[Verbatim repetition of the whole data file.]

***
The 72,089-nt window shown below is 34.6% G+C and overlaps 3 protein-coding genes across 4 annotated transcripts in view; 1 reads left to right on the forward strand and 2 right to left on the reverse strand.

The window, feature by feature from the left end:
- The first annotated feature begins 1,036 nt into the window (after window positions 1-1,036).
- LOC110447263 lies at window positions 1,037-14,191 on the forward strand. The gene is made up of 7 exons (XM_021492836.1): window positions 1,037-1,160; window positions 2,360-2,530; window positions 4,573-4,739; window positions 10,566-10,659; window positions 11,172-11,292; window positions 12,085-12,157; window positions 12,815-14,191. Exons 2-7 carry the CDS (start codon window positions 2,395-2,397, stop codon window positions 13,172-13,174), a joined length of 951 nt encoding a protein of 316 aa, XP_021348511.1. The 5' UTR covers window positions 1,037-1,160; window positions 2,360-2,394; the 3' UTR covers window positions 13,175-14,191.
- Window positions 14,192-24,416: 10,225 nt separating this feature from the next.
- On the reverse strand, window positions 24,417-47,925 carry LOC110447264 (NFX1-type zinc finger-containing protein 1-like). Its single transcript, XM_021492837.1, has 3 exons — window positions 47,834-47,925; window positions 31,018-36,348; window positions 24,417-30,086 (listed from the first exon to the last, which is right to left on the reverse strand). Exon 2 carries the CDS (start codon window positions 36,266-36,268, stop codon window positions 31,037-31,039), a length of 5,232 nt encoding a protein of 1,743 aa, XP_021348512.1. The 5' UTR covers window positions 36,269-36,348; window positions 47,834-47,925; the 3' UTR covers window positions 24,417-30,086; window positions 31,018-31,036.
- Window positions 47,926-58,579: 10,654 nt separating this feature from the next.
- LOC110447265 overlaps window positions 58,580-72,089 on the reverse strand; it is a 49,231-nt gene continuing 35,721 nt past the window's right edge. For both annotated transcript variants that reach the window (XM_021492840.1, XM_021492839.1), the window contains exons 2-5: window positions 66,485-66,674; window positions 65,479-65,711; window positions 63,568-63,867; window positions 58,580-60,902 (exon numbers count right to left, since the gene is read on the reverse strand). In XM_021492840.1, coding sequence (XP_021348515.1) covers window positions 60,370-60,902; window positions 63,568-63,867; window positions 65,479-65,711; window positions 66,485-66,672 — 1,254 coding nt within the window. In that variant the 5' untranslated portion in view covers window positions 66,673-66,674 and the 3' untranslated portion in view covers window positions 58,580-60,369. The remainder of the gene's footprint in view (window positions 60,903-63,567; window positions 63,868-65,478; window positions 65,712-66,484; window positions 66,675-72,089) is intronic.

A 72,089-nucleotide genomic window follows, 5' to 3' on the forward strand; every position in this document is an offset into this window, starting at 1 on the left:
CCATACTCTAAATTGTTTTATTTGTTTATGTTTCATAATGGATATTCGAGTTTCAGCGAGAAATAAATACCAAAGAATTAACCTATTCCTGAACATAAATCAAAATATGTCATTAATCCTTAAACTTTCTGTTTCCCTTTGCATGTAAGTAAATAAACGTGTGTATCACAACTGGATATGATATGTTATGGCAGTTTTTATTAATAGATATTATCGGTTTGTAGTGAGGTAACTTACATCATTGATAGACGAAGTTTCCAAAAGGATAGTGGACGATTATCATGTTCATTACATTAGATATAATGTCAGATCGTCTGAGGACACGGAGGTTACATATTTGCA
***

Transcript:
The 72,089-nt window shown below is 34.6% G+C and overlaps 3 protein-coding genes across 4 annotated transcripts in view; 1 reads left to right on the forward strand and 2 right to left on the reverse strand.

The window, feature by feature from the left end:
- The first annotated feature begins 1,036 nt into the window (after window positions 1-1,036).
- LOC110447263 lies at window positions 1,037-14,191 on the forward strand. The gene is made up of 7 exons (XM_021492836.1): window positions 1,037-1,160; window positions 2,360-2,530; window positions 4,573-4,739; window positions 10,566-10,659; window positions 11,172-11,292; window positions 12,085-12,157; window positions 12,815-14,191. Exons 2-7 carry the CDS (start codon window positions 2,395-2,397, stop codon window positions 13,172-13,174), a joined length of 951 nt encoding a protein of 316 aa, XP_021348511.1. The 5' UTR covers window positions 1,037-1,160; window positions 2,360-2,394; the 3' UTR covers window positions 13,175-14,191.
- Window positions 14,192-24,416: 10,225 nt separating this feature from the next.
- On the reverse strand, window positions 24,417-47,925 carry LOC110447264 (NFX1-type zinc finger-containing protein 1-like). Its single transcript, XM_021492837.1, has 3 exons — window positions 47,834-47,925; window positions 31,018-36,348; window positions 24,417-30,086 (listed from the first exon to the last, which is right to left on the reverse strand). Exon 2 carries the CDS (start codon window positions 36,266-36,268, stop codon window positions 31,037-31,039), a length of 5,232 nt encoding a protein of 1,743 aa, XP_021348512.1. The 5' UTR covers window positions 36,269-36,348; window positions 47,834-47,925; the 3' UTR covers window positions 24,417-30,086; window positions 31,018-31,036.
- Window positions 47,926-58,579: 10,654 nt separating this feature from the next.
- LOC110447265 overlaps window positions 58,580-72,089 on the reverse strand; it is a 49,231-nt gene continuing 35,721 nt past the window's right edge. For both annotated transcript variants that reach the window (XM_021492840.1, XM_021492839.1), the window contains exons 2-5: window positions 66,485-66,674; window positions 65,479-65,711; window positions 63,568-63,867; window positions 58,580-60,902 (exon numbers count right to left, since the gene is read on the reverse strand). In XM_021492840.1, coding sequence (XP_021348515.1) covers window positions 60,370-60,902; window positions 63,568-63,867; window positions 65,479-65,711; window positions 66,485-66,672 — 1,254 coding nt within the window. In that variant the 5' untranslated portion in view covers window positions 66,673-66,674 and the 3' untranslated portion in view covers window positions 58,580-60,369. The remainder of the gene's footprint in view (window positions 60,903-63,567; window positions 63,868-65,478; window positions 65,712-66,484; window positions 66,675-72,089) is intronic.

A 72,089-nucleotide genomic window follows, 5' to 3' on the forward strand; every position in this document is an offset into this window, starting at 1 on the left:
CCATACTCTAAATTGTTTTATTTGTTTATGTTTCATAATGGATATTCGAGTTTCAGCGAGAAATAAATACCAAAGAATTAACCTATTCCTGAACATAAATCAAAATATGTCATTAATCCTTAAACTTTCTGTTTCCCTTTGCATGTAAGTAAATAAACGTGTGTATCACAACTGGATATGATATGTTATGGCAGTTTTTATTAATAGATATTATCGGTTTGTAGTGAGGTAACTTACATCATTGATAGACGAAGTTTCCAAAAGGATAGTGGACGATTATCATGTTCATTACATTAGATATAATGTCAGATCGTCTGAGGACACGGAGGTTACATATTTGCA